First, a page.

4. Make banks fess up to the real value of their troubled loans. There are reports that FDIC staff have instructed many banks to restructure troubled loans into short-term interest-only loans. This is a terrible strategy. It assumes a robust recovery. However, the very fact that financial institutions are housing these assets that have little value – decreases the chances that they can make loans to quality borrowers. To be clear, these actions reduce the chance of a robust recovery. It simply delays the pain. Surely, we learned something from Japan’s disasterous strategy in the 1990s.
  5. Set up a Resolution Trust entity to house the troubled assets of failed financial institutions. I estimate that there are at least 1,000 institutions that should be closed. The financial system is not healthy until we greatly reduce the troubled loans on the balance sheets of our financial institutions. Again, we cannot continue to follow the Japanese playbook of the 1990s.
  6. Reserve requirements must be strongly procyclical. That is, in good times, banks must greatly add to their reserves. This provides a cushion in bad times. Our current system does not recognize this simple intuition.
  7. Investigate another layer of insurance called by Flannery “reverse convertible debentures” and Kashyap and Stein as “capital forbearance certificates”. Read about it here.
  8. Any financial institution that benefits from the explicit or implicit support of the U.S. taxpayer should be regulated. For example, AIG. The AIG disaster lead to a $162 billion bailout that cost each working American approximately $1,000.
  9. A new system of regulation should be streamlined (not redundant) and designed to achieve the objectives (reduce and control risk) and the lowest possible cost to the financial institution. The regulator should provide an atmosphere that encourages rather than stiffles innovation on the part of financial firms.So, I am not calling for more regulation — I am calling for less regulation but more effective regulation. It is reasonable that part of this regulation should include steps to protect consumers with common sense items such as no liar loans, no ninja loans, no prepayment penalties, transparent interest rate/fees for loans/cards, etc.
  10. Much of our problems are due to an explicit subsidization of the housing sector. This comes in many forms. Most Americans are so used to the deductability of mortgage interest that they don’t realize, in almost all other countries, there is no deduction. In addition, more than 90% of new mortgages are being underwritten by Federal agencies. Finally, the government has been active in the mortgage market in buying mortgage securities, thereby pushing interest rates lower. We need to re-examine all of these subsidies. The highest priority questions: (i) Should we abandon mortgage interest deductability? and (ii) Should the government be the insurer of almost all new mortgages issued?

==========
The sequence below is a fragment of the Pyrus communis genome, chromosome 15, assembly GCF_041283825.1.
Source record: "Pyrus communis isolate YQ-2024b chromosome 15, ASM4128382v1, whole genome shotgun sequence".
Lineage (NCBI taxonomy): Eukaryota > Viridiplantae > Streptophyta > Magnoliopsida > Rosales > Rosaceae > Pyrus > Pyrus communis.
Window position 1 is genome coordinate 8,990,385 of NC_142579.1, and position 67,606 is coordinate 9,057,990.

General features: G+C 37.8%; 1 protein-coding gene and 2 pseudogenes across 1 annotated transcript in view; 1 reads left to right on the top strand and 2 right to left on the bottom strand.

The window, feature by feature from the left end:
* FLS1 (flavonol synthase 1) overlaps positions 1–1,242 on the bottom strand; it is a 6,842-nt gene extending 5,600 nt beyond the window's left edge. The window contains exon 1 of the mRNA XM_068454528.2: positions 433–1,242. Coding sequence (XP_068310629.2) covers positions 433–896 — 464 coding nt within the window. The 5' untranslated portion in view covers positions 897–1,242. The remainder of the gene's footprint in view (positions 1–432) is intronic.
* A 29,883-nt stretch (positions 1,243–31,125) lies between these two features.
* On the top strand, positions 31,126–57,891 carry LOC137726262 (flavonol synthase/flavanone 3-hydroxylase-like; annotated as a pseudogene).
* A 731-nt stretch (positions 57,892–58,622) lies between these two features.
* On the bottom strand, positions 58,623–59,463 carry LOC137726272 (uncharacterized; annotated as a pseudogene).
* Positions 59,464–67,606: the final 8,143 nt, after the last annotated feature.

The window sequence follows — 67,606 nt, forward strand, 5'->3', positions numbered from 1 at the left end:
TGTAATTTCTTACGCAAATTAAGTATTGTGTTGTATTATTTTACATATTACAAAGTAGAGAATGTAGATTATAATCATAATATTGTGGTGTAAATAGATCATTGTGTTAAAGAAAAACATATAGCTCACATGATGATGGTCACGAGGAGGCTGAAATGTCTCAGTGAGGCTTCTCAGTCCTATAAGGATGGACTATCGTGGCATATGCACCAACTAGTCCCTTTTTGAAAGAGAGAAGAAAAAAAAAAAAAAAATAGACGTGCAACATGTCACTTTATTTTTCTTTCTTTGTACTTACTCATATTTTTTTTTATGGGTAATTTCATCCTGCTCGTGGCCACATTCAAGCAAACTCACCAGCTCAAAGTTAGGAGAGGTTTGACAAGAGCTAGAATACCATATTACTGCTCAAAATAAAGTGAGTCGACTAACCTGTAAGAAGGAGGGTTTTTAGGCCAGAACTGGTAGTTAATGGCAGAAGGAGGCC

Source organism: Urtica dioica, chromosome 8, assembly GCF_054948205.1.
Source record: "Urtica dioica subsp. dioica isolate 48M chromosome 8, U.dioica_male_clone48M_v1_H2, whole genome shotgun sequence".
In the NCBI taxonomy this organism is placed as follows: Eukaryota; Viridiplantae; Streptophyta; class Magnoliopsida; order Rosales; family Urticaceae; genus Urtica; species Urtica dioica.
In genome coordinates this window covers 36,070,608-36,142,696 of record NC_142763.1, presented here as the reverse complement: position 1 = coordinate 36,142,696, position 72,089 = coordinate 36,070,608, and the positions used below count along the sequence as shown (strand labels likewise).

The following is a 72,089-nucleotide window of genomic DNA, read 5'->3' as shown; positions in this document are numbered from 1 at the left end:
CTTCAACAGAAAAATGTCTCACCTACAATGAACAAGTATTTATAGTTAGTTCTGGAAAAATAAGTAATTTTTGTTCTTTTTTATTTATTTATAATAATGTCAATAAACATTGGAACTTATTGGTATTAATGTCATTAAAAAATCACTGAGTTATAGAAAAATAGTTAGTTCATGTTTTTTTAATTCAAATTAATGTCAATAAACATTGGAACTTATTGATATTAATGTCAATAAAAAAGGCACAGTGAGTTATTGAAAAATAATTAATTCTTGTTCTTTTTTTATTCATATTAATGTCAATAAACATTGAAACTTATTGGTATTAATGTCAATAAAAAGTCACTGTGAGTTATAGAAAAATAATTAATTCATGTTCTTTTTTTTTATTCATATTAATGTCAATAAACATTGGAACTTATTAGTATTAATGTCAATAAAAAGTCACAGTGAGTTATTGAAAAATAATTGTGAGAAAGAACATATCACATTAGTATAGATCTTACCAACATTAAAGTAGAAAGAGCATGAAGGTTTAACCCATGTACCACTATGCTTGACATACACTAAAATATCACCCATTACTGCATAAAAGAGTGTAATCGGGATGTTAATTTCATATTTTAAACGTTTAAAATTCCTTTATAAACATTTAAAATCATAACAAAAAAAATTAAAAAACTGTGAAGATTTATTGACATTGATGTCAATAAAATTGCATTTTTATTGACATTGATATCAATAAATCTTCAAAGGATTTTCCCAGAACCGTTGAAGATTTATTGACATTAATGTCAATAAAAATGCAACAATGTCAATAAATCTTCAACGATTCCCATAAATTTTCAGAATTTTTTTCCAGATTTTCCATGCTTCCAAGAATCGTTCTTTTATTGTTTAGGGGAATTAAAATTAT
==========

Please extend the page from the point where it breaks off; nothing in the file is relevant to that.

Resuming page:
Crisis and Leadership

A financial crisis and a recession exact a terrible human toll. It is not just about 10% of the labor force being out of a job. Millions more are not counted in the official numbers because they have given up looking for a job. Additional millions are living in fear they will soon lose their job.

I don’t think anyone doubts that a well functioning financial system is critical to the future growth prospects of our economy.

Right now, the system is broken.

In summary, we need a two pronged strategy. First, we need to cleanse the financial system. Given the current regulatory system, we need a new strategy that swiftly purges the weak financial institutions. Our current strategy of keeping zombie banks going damages the economy’s future growth and employment prospects. We need to send the message that the government is not the lender of last resort for too big to fail organizations. Second, we need a bold change in the way that we regulate our financial institutions.